Background: Repetitive head impacts (RHI) from contact sports have been associated with cognitive and neuropsychiatric disorders. However, not all individuals exposed to RHI develop such disorders. This may be explained by the reserve hypothesis. It remains unclear if the reserve hypothesis accounts for the heterogenous symptom presentation in RHI-exposed individuals. Moreover, optimal measurement of reserve in this population is unclear and likely unique from non-athlete populations.
Objective: We examined the association between metrics of reserve and cognitive and neuropsychiatric functioning in 89 symptomatic former National Football League players.
Methods: Individual-level proxies (e.g., education) defined reserve. We additionally quantified reserve as remaining residual variance in 1) episodic memory and 2) executive functioning performance, after accounting for demographics and brain pathology. Associations between reserve metrics and cognitive and neuropsychiatric functioning were examined.
Results: Higher reading ability was associated with better attention/information processing (β=0.25; 95% CI, 0.05-0.46), episodic memory (β=0.27; 95% CI, 0.06-0.48), semantic and phonemic fluency (β=0.24; 95% CI, 0.02-0.46; β=0.38; 95% CI, 0.17-0.59), and behavioral regulation (β=-0.26; 95% CI, -0.48, -0.03) performance. There were no effects for other individual-level proxies. Residual episodic memory variance was associated with better attention/information processing (β=0.45; 95% CI, 0.25, 0.65), executive functioning (β=0.36; 95% CI, 0.15, 0.57), and semantic fluency (β=0.38; 95% CI, 0.17, 0.59) performance. Residual executive functioning variance was associated with better attention/information processing (β=0.44; 95% CI, 0.24, 0.64) and episodic memory (β=0.37; 95% CI, 0.16, 0.58) performance.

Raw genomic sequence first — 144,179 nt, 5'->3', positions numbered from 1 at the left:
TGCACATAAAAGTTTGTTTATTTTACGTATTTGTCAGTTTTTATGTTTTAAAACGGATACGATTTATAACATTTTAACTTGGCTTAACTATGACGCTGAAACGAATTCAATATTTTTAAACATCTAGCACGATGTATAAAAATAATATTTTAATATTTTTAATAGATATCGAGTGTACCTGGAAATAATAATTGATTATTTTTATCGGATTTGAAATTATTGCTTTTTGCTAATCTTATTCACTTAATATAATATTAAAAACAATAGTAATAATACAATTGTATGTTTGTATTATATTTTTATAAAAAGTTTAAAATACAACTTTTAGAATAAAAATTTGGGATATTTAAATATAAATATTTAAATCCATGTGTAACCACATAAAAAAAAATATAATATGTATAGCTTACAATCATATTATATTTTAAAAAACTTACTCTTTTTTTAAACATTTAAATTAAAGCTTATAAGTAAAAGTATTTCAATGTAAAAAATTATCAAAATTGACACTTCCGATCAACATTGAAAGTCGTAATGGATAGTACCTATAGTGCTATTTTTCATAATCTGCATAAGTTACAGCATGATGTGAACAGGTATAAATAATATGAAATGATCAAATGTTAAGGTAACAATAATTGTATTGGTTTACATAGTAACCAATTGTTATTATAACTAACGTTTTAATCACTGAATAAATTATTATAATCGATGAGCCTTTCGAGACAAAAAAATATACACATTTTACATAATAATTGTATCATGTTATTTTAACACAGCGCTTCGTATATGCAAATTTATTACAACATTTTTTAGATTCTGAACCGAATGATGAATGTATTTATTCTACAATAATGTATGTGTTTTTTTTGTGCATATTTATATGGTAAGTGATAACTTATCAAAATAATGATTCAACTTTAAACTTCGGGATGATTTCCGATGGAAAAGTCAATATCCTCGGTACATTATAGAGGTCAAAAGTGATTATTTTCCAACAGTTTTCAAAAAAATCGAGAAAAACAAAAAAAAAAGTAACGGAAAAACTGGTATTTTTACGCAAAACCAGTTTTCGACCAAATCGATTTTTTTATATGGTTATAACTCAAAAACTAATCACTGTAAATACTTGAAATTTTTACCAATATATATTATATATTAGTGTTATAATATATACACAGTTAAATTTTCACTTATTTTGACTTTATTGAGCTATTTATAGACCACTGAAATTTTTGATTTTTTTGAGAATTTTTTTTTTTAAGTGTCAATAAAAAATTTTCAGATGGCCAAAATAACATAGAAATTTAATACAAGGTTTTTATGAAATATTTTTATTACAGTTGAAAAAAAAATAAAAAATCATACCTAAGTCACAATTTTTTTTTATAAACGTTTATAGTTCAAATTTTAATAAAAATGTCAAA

Conclusion: Traditional reserve proxies (e.g., years of education, occupational attainment) have limitations and may be unsuitable for use in elite athlete samples. Alternative approaches of reserve quantification may prove more suitable for this population.
Keywords: Chronic traumatic encephalopathy; cognition; cognitive reserve; football; neurodegenerative diseases; repetitive head impacts; resilience.